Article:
Australia – Bruce Saward (BS) We’ve been early adopters of automatic data processing for some time, with products like Xero, QuickBooks Online and NetSuite which we fully embrace. Cloud-based services like ReceiptBanks are also useful, so we not only get automated data feeds that can be coded and pre-processed, but also accounts payable invoices are fed directly to the accounting package ready for approval and payment. That's about bypassing data entry, and it has enabled us to offer services to clients that we haven't been able to provide before, because we are now cost competitive. This actually takes the pressure off offshoring, which has been a pressure point for accountants in Australia for some time. We find that we're now more competitive as a result of AI.

Our main frustration is with vendors not moving fast enough for us. This can be seen in the way in which artificial intelligence is embraced in things like optical character recognition (OCR) recognition of documents associated with client data, enabling matching tax assessments to be done. That has been happening for a while, but we'd like to see it move through into better integration with our office systems. That would deliver substantial benefits and efficiencies and enable us to automate no or low value tasks and focus on things that deliver real value.

We are also seeing automatic prefilling of data from the tax office being fed directly to our software. There's certainly the trend towards online completion when it comes to compliance and regulation but that is often also open to clients directly so accountants will not be the only people with access to smart tools to help with compliance. This requires us to rethink our role and how we deliver value to clients.

In terms of the preparation of financial statements, we haven't seen the tools for automation available at this stage and perhaps that's one of the areas where we'd like to see a little bit more progress. From an efficiency point of view, working on live data with clients, rather than transferring and updating files, brings great advantages to us.

It also means that our staff can be a little bit more mobile and the auditors in the field have software that synchronises via the cloud with our main server. We can go through seasons where we don't see our auditors for weeks and weeks on end, because they just don't need to come back to the office.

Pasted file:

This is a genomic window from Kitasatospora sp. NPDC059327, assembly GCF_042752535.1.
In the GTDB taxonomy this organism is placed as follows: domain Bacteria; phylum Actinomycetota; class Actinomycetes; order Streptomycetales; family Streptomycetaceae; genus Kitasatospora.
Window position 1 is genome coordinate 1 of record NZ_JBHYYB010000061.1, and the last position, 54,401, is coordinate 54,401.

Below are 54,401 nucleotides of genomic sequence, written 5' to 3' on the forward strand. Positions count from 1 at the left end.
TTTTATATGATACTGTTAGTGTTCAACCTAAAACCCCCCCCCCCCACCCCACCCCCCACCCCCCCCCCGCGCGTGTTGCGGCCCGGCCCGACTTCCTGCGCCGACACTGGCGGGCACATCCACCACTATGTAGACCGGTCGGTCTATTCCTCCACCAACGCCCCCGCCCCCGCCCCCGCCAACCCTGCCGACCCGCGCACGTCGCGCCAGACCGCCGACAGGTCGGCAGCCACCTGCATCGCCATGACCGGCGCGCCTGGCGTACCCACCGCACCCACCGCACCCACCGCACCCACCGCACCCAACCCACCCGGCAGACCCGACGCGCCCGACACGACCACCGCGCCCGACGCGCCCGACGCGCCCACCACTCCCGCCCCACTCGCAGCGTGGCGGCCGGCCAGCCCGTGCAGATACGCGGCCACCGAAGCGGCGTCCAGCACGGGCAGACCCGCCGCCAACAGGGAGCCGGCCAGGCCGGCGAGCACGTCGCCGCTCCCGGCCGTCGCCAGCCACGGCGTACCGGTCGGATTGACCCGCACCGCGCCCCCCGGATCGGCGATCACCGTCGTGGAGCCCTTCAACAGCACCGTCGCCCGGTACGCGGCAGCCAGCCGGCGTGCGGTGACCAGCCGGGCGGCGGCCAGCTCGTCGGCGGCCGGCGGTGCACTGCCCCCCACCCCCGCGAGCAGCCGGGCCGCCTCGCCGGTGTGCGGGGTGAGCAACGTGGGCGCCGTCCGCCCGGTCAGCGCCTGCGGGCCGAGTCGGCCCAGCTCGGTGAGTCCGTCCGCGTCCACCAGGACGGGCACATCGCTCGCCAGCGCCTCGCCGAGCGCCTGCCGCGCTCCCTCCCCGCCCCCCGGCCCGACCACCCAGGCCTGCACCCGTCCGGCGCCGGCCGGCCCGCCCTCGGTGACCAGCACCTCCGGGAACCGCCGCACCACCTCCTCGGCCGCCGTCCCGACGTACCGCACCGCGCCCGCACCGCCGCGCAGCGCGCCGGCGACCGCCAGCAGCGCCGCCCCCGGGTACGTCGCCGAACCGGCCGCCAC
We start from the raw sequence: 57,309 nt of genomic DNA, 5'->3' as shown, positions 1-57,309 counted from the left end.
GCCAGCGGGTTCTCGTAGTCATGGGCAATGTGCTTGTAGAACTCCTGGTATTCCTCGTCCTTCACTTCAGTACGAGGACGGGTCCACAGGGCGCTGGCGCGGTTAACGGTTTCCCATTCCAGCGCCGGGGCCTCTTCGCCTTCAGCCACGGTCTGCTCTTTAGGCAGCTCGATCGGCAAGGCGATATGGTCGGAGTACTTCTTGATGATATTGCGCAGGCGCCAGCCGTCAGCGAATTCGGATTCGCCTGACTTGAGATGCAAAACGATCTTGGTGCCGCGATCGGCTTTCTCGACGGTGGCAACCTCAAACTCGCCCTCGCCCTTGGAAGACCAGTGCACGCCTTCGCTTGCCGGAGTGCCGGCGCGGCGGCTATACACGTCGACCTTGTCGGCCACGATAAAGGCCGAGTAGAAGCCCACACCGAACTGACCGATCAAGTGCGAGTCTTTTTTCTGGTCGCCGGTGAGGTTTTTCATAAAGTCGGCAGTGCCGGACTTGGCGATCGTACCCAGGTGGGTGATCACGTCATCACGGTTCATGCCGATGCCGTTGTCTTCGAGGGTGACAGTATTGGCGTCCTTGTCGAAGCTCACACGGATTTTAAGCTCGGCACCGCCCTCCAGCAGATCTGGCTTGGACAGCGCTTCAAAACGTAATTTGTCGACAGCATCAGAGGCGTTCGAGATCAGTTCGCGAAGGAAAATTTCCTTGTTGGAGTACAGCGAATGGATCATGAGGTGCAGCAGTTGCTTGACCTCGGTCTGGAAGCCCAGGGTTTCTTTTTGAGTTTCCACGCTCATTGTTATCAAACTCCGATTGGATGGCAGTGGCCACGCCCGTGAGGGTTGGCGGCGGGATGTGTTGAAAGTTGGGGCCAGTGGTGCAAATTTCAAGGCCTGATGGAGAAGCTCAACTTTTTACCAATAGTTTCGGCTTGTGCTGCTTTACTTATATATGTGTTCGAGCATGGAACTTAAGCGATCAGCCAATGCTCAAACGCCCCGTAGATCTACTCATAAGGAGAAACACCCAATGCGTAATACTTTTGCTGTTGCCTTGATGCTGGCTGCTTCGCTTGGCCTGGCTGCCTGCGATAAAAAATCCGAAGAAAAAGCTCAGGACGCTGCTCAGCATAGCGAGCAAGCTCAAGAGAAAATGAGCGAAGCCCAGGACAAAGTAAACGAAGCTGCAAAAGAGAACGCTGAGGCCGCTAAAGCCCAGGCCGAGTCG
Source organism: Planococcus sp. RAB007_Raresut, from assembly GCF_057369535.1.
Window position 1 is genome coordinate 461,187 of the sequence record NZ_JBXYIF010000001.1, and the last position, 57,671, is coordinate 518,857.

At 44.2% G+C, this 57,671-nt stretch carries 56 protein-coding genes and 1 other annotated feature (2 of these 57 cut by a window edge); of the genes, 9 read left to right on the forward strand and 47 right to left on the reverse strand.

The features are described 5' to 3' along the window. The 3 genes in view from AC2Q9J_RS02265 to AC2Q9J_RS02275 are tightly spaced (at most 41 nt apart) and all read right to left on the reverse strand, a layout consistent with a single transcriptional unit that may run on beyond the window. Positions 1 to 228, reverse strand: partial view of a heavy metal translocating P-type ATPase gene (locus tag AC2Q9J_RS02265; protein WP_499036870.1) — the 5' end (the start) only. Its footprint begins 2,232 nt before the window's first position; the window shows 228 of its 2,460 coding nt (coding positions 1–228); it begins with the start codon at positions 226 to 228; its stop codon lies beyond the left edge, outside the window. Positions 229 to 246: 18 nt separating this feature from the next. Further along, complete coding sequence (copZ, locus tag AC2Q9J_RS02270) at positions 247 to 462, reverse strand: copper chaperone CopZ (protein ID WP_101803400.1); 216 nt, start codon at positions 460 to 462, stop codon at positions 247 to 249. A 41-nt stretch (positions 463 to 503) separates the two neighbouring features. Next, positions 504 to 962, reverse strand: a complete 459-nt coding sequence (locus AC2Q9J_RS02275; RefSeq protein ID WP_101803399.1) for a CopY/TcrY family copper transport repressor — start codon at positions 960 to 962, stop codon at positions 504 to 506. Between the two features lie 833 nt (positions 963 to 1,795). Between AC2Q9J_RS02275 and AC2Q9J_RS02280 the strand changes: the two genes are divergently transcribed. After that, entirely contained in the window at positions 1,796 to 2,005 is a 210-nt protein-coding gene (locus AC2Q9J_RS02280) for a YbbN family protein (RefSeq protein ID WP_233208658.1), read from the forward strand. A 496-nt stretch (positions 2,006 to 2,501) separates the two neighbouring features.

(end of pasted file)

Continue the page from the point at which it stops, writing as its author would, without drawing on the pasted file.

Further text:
Spain – Joan Luis Hereter (JLH) Classic accountancy won’t be efficient or viable in a short period of time, not only for big companies, but also for small and medium ones. Audit and accountancy firms, and tax consultants will have to adapt their methodology to embrace and incorporate new resources in the market to their practices. AI is a clear example, although not the only one.

OCR (Optical Character Recognition or Optical Character Reader) is a very useful tool that most of the accountancy and tax firms should already be using. Not in the near future, but in the present!

OCR is the mechanical or electronic conversion of images of typed, handwritten or printed text into machine-encoded text, whether from a scanned document, a photo of a document, invoices, bank statements, computerised receipts, business cards, mail, or printouts of static data.

This means, basically, that by scanning a standard invoice received from suppliers, the system will recognise the main concepts, such as VAT numbers, name of the company, products, units, amounts, and VAT amounts and process the invoice automatically into the accounting system.

The system is able to read a bank statement and match the payments and collections with the data in a client’s books, simplifying to a few non-identified transactions the process of the bank reconciliations.

By using an OCR system, we save significant amounts of time, increase productivity and improve the quality of the information gathered, decreasing drastically the number of manual errors. OCR will require a process of text standardisation and learning, which is one of the main reasons we started using this tool a couple of years ago.


Florian Diener (FD) Diener Advisory GmbH – Switzerland

John Curzon (JC) CCK Strategies, PLLC – U.S. – Oklahoma

Damien Malone (DM) Malone & Co.– Ireland

Bruce Saward (BS) Saward Dawson Chartered Accountants. – Australia

Joan Lluís Hereter (JLH) HyC Consulting Empresarial SL – Spain

Arvind Rao (AR) August Consulting Private Limited – India

Roland Rompelberg (RR) Maprima – Netherlands